Parties bicker over urea import

Urea price

October 15, 2013


The Punjab government has reportedly complained that National Fertilizer Marketing Company (NFML) is fuelling the black market and encouraging the hoarding of urea by not sharing details of transportation with the province, it was learnt. Sources said the issue was raised by the representatives of Punjab government during a meeting focused on reviewing demand and supply situation for Rabi crop.

The NFML was directed to provide details of urea transportation from port to bulk stores or dealers with all provinces under intimation to the Ministry of Industries and Production. Sources said the representatives of fertilizer industry reportedly opposed the import of urea, arguing that sufficient urea was available in the country. According to them, there is 3.15 million tons of urea in the country against a demand of 2.9 million tons.

The National Fertilizer Development Corporation (NFDC) reportedly supported urea imports by pointing out that, at present, the price of urea in the international market was at its lowest level and therefore, it was the best time to import it. They further argued that if the imported urea was not utilised in Rabi season then it could be utilized in the forthcoming Kharif season.

The four provincial governments” total urea requirements for Rabi 2013-14 was 3.21 million tons and not 2.9 million tons as stated by the fertilizer industry. The province-wise demand laid out during the meeting by the provinces was as follows: Punjab province would require 2.13 million tons urea for the Rabi season, Sindh province 0.667 million tons, Khyber Pakhtunkhwa 0.254 million tons and Balochistan province 0.15 million tons.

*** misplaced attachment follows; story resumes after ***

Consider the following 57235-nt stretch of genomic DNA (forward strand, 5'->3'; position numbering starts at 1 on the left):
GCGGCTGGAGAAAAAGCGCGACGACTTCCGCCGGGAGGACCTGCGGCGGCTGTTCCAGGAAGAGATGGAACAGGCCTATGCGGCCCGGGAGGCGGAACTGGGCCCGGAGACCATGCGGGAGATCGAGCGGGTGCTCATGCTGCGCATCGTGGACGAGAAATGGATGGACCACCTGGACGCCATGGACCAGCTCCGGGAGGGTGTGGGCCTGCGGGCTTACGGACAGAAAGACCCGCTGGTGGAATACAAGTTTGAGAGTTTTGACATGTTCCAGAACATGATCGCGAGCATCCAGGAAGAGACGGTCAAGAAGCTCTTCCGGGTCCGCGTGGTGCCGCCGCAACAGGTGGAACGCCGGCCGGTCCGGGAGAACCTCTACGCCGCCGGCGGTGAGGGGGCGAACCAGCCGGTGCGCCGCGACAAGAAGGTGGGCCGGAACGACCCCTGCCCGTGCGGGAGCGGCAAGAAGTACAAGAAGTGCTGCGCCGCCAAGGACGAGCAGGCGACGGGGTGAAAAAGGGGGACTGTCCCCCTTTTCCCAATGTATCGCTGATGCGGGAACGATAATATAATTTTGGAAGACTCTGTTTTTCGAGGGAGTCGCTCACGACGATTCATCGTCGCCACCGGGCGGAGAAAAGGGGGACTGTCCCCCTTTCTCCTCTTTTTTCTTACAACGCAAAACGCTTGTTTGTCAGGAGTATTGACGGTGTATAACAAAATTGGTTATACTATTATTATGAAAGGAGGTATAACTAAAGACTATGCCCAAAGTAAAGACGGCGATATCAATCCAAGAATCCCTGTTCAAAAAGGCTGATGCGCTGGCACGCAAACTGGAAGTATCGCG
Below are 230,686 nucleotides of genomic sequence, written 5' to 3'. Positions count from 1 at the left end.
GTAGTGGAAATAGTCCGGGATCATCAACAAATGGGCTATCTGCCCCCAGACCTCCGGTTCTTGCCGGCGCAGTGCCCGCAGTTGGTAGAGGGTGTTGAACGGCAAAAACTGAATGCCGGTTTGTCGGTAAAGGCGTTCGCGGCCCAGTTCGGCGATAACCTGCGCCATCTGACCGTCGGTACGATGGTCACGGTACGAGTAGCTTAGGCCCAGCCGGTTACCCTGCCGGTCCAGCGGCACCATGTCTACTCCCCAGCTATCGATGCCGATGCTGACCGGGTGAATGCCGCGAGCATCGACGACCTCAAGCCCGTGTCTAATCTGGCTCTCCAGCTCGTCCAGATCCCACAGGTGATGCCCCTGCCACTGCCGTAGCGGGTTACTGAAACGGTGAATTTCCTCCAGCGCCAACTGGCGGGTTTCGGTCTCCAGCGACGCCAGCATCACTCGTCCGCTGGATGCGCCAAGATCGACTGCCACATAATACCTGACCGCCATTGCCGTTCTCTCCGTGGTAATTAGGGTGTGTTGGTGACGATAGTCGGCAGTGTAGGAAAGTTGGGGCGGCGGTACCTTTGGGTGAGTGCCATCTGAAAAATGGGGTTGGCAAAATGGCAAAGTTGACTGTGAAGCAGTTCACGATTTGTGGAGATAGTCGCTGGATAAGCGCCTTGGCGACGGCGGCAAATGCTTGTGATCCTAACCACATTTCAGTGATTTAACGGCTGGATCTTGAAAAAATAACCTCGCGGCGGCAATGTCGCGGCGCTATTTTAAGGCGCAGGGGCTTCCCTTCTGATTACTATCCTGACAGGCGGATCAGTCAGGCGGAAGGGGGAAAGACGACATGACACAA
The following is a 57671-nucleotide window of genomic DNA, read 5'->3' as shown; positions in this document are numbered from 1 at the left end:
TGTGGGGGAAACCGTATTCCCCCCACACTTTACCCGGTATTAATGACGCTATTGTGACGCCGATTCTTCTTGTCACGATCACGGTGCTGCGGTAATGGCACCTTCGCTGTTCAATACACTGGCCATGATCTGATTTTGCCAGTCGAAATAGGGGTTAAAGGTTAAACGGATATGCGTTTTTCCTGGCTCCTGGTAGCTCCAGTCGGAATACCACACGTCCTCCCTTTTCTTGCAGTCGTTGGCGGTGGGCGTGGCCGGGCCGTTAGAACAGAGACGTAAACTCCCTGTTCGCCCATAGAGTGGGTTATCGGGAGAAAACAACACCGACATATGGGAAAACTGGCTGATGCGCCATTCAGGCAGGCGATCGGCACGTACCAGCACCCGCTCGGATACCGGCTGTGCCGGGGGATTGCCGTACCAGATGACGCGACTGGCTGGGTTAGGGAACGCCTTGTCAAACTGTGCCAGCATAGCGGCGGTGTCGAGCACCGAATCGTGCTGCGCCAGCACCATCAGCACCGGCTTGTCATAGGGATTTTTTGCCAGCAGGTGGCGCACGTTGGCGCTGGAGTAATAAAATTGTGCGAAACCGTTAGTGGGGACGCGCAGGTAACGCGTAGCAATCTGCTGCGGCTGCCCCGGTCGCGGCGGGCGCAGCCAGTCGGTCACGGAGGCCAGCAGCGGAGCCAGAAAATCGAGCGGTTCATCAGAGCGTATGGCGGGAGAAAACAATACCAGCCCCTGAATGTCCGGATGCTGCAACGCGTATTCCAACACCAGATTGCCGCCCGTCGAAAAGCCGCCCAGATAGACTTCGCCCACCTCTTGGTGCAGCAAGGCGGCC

Ministry of National Food Security & Research underlined the need for minimising the price differential between local and imported urea because it was only benefiting the middleman. Khyber Pakhtunkhwa representatives said that during the last Kharif 2013 season, the NFML provided urea to their model farms which facilitated farmers and requested that quota for Gilgit Baltistan should be fixed in addition to the required quota of KPK. The meeting decided that the gap could be plugged through import of urea. Courtesy: Business Recorder

Published in
Urea import, Fertilizer,

This website uses cookies to improve your experience. We'll assume you're ok with this, but you can opt-out if you wish. Accept Read More